Ministers seek views on 25 per cent rise in vehicle recovery charges

Scottish drivers could face a 25 per cent hike in the cost of having police recover their vehicles.

May 16, 2018
By Kevin Hearty
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The Scottish government is consulting on raising the minimum fee for breakdown recovery by police from £150 to £190.

Ministers claim that costs have not changed for more than ten years – but admitted they are not sure how operators’ charges may have risen over the period.

The proposals, announced on Tuesday (May 15), would bring the vehicle removal process in line with the one used in England and Wales.

In a joint statement, Justice Secretary Michael Matheson and Environment Secretary Roseanna Cunningham said: “The charges were last subject of a review in 2005 and since this time there have been inflationary and increased costs applied to this type of work.

“We feel it is now time to review the charges to ensure that they are fair both to those carrying out the recoveries and to those whose vehicles are being recovered.

The charges should not be punitive or an income generator for the police, but should be set at such a level as to make removal operations viable.

“This public consultation is to allow adequate consideration to be given prior to regulations being laid before Parliament to introduce revised charges. We look forward to hearing your views.”

The Road Traffic Regulation Act empowers Police Scotland to remove vehicles that are dangerously or illegally parked, or ones that have been left abandoned or broken down.

The recovery process is carried out by outsourced operators across the country through the vehicle recovery scheme.

Current regulations allow the force to charge £150 fees for vehicle removal or disposal, and an additional £20 per day fee for storage.

These charges have not been updated since 2005.

The Scottish government is proposing introducing a matrix system similar to the one used in England and Wales since 2008.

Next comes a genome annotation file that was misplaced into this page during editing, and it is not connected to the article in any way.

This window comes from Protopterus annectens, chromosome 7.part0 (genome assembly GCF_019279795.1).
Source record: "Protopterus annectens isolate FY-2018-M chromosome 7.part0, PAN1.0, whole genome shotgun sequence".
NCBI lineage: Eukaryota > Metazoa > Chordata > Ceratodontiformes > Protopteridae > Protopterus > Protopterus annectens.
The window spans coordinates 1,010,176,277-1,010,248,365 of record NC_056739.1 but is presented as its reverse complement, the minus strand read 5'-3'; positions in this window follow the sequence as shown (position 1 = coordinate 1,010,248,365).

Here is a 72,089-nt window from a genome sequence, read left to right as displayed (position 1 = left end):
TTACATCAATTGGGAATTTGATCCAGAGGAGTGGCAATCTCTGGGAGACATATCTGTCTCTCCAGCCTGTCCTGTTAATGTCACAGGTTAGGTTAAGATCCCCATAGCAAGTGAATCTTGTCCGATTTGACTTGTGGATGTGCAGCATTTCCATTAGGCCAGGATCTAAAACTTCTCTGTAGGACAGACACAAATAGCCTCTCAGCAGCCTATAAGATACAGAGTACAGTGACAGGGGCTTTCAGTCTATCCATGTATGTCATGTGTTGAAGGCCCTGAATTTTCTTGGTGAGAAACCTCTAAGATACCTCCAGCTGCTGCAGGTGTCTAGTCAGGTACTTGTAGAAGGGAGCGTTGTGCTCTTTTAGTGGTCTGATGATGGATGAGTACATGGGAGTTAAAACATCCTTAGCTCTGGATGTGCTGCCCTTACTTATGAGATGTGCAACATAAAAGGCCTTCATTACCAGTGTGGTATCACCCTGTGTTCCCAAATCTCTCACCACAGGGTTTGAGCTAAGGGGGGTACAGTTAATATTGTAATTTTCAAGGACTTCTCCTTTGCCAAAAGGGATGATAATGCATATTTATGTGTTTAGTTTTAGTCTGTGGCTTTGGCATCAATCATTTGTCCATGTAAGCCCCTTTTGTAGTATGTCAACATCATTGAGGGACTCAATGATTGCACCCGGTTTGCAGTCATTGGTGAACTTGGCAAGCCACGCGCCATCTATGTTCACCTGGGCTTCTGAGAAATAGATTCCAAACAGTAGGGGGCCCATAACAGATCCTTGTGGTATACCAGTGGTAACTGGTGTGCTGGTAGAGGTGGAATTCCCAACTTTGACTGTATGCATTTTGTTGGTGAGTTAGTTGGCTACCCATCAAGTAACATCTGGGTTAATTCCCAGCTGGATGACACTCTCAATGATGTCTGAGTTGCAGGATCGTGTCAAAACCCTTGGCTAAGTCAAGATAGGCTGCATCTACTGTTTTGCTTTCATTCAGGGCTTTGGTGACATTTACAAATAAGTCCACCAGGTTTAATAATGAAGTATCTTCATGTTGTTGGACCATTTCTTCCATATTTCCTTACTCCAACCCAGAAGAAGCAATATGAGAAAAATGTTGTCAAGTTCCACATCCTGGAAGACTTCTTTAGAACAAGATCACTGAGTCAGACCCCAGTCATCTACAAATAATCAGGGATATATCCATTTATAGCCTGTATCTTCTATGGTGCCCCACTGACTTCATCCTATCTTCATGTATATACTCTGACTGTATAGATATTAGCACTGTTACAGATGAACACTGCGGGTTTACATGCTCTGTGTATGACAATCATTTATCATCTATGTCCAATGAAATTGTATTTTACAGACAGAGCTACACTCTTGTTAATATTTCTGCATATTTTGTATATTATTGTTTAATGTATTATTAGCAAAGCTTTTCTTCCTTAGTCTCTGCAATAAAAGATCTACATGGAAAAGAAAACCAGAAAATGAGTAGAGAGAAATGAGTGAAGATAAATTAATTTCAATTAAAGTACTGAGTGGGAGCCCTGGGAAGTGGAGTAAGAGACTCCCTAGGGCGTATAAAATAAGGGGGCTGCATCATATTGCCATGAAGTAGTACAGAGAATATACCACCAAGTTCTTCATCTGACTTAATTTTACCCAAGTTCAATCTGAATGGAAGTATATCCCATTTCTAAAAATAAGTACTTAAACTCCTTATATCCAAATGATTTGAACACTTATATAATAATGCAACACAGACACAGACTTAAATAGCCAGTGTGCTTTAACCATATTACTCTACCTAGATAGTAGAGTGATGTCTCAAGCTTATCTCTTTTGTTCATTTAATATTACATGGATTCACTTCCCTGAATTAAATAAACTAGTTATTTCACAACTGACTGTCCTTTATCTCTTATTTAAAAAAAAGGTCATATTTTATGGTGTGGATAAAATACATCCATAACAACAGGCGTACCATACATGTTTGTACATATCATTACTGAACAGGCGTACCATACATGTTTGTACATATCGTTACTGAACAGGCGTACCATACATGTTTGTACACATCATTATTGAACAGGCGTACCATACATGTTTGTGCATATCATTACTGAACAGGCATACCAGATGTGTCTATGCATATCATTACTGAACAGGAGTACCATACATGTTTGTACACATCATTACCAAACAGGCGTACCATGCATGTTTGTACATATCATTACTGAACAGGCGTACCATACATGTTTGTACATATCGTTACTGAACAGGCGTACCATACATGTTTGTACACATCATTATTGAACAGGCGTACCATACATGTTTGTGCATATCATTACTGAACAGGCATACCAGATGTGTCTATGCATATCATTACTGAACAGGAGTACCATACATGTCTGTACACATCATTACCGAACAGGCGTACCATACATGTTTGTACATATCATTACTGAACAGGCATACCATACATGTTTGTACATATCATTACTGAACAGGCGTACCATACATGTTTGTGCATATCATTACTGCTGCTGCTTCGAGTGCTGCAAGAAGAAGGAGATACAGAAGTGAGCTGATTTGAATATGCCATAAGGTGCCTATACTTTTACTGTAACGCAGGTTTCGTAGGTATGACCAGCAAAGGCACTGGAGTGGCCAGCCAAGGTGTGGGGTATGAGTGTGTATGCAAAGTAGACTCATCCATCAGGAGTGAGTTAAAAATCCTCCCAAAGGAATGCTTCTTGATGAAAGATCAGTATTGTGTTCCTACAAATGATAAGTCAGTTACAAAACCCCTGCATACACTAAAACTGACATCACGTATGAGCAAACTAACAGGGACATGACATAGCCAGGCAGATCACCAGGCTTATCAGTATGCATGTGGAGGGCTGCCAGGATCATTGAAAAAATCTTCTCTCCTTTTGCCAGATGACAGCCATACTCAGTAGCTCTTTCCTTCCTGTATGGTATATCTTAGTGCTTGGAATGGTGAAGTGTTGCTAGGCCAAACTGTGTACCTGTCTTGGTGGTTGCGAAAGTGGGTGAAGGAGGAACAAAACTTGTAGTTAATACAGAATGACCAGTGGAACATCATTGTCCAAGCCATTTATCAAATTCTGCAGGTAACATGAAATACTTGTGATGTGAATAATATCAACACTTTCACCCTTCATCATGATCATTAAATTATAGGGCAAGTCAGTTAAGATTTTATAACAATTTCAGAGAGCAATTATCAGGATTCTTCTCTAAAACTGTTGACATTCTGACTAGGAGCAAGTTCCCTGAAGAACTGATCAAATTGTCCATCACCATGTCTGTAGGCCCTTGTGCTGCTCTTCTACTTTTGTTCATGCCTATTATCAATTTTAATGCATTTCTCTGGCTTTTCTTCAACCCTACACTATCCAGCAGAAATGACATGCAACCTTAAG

This process is already used in Scotland when vehicles are seized for having no licence or insurance, and would increase the cost of recovering most vehicles to £190.

More difficult cases, such as those involving heavily damaged overturned vehicles that are not on a road, could see expenses rise from £300 to £380, with the heaviest vehicles subject to a £7,570 fee.

Ministers believe introducing this system for the majority of removals wold allow greater consistency during cross-border operations.

The consultation document warned that failing to increase charges could led to removal operators deciding to end their contracts with the police service.

However, aside from obvious increases in employee wages and fuel costs, the Scottish government acknowledged that the change in operators’ expenses since 2005 is uncertain.

The report adds: “The Scottish government takes the view that the charges should not be punitive or an income generator for the police, but should be set at such a level as to make removal operations viable.

“An increase in charges to some degree is necessary because otherwise it is likely to become uneconomic for contractors to continue these operations.”

 

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